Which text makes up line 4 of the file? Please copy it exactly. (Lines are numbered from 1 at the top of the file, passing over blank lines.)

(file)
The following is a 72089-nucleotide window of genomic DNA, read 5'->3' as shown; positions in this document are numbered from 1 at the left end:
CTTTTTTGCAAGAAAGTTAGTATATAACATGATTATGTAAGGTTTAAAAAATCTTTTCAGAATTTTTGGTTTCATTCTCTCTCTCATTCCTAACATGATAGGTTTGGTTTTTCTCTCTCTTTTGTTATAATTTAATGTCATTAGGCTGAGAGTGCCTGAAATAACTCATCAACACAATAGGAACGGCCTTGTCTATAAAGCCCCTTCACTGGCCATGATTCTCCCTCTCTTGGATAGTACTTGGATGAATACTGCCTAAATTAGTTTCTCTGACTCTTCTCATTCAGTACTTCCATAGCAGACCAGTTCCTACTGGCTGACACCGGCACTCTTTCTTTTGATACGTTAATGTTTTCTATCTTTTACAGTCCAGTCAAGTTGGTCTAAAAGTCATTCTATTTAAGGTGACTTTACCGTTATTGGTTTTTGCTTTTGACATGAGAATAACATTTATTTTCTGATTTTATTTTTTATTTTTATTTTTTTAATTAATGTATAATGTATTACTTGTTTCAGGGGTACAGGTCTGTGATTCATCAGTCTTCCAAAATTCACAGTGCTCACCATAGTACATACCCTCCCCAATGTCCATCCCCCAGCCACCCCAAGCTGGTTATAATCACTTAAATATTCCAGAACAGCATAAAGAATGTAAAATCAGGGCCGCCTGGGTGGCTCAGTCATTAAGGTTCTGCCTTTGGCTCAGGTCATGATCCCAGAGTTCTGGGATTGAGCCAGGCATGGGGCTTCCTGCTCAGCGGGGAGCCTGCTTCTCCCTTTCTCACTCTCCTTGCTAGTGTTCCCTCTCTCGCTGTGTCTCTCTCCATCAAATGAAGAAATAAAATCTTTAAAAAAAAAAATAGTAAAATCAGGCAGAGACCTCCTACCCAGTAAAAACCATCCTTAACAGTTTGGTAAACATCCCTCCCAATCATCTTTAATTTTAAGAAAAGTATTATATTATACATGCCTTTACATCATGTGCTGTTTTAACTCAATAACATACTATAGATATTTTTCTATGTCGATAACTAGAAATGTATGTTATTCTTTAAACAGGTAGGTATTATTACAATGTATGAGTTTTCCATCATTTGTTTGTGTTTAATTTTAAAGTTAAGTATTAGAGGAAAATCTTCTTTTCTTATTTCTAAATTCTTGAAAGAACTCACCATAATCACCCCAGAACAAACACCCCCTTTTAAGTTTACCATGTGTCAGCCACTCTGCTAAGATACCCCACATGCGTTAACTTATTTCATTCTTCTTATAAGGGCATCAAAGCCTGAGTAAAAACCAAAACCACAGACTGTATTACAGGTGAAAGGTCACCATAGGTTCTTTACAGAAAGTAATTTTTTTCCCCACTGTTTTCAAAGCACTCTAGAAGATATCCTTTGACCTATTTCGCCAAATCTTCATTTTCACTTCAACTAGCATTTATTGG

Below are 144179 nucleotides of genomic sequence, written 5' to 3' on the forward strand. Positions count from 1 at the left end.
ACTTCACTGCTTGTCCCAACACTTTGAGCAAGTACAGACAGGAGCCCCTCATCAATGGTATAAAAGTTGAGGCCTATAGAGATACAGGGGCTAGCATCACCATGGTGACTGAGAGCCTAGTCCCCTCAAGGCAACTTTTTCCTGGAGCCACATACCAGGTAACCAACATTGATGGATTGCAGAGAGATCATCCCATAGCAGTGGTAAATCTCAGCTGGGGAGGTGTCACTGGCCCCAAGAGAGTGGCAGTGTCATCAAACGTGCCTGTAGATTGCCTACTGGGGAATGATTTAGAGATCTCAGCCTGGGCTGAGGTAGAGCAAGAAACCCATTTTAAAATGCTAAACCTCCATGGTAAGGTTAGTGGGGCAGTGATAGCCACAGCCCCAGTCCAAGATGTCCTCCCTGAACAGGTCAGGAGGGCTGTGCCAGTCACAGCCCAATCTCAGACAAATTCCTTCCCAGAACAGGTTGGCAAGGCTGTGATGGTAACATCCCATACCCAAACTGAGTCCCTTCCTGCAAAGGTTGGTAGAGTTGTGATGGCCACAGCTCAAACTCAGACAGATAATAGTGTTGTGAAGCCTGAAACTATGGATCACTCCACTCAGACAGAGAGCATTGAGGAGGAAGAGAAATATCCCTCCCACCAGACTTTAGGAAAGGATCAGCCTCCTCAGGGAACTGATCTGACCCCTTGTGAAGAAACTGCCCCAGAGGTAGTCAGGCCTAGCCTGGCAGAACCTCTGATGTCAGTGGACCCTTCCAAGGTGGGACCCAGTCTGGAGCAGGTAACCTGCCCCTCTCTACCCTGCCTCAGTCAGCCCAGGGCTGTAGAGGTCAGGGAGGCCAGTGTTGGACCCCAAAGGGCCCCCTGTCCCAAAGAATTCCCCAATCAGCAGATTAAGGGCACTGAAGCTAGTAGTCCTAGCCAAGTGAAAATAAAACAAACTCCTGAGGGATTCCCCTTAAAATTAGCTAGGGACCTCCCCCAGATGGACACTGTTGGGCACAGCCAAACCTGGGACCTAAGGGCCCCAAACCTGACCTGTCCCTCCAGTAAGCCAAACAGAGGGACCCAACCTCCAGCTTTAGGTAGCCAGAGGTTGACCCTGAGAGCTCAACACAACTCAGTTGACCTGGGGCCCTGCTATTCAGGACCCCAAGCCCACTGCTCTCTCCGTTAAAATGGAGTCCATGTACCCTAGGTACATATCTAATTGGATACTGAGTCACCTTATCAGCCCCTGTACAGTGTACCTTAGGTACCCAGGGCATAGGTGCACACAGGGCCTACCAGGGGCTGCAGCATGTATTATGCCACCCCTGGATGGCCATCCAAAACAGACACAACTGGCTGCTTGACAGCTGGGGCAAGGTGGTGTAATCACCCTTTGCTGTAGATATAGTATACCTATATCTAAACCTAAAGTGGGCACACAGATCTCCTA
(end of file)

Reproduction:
ACTTCACTGCTTGTCCCAACACTTTGAGCAAGTACAGACAGGAGCCCCTCATCAATGGTATAAAAGTTGAGGCCTATAGAGATACAGGGGCTAGCATCACCATGGTGACTGAGAGCCTAGTCCCCTCAAGGCAACTTTTTCCTGGAGCCACATACCAGGTAACCAACATTGATGGATTGCAGAGAGATCATCCCATAGCAGTGGTAAATCTCAGCTGGGGAGGTGTCACTGGCCCCAAGAGAGTGGCAGTGTCATCAAACGTGCCTGTAGATTGCCTACTGGGGAATGATTTAGAGATCTCAGCCTGGGCTGAGGTAGAGCAAGAAACCCATTTTAAAATGCTAAACCTCCATGGTAAGGTTAGTGGGGCAGTGATAGCCACAGCCCCAGTCCAAGATGTCCTCCCTGAACAGGTCAGGAGGGCTGTGCCAGTCACAGCCCAATCTCAGACAAATTCCTTCCCAGAACAGGTTGGCAAGGCTGTGATGGTAACATCCCATACCCAAACTGAGTCCCTTCCTGCAAAGGTTGGTAGAGTTGTGATGGCCACAGCTCAAACTCAGACAGATAATAGTGTTGTGAAGCCTGAAACTATGGATCACTCCACTCAGACAGAGAGCATTGAGGAGGAAGAGAAATATCCCTCCCACCAGACTTTAGGAAAGGATCAGCCTCCTCAGGGAACTGATCTGACCCCTTGTGAAGAAACTGCCCCAGAGGTAGTCAGGCCTAGCCTGGCAGAACCTCTGATGTCAGTGGACCCTTCCAAGGTGGGACCCAGTCTGGAGCAGGTAACCTGCCCCTCTCTACCCTGCCTCAGTCAGCCCAGGGCTGTAGAGGTCAGGGAGGCCAGTGTTGGACCCCAAAGGGCCCCCTGTCCCAAAGAATTCCCCAATCAGCAGATTAAGGGCACTGAAGCTAGTAGTCCTAGCCAAGTGAAAATAAAACAAACTCCTGAGGGATTCCCCTTAAAATTAGCTAGGGACCTCCCCCAGATGGACACTGTTGGGCACAGCCAAACCTGGGACCTAAGGGCCCCAAACCTGACCTGTCCCTCCAGTAAGCCAAACAGAGGGACCCAACCTCCAGCTTTAGGTAGCCAGAGGTTGACCCTGAGAGCTCAACACAACTCAGTTGACCTGGGGCCCTGCTATTCAGGACCCCAAGCCCACTGCTCTCTCCGTTAAAATGGAGTCCATGTACCCTAGGTACATATCTAATTGGATACTGAGTCACCTTATCAGCCCCTGTACAGTGTACCTTAGGTACCCAGGGCATAGGTGCACACAGGGCCTACCAGGGGCTGCAGCATGTATTATGCCACCCCTGGATGGCCATCCAAAACAGACACAACTGGCTGCTTGACAGCTGGGGCAAGGTGGTGTAATCACCCTTTGCTGTAGATATAGTATACCTATATCTAAACCTAAAGTGGGCACACAGATCTCCTA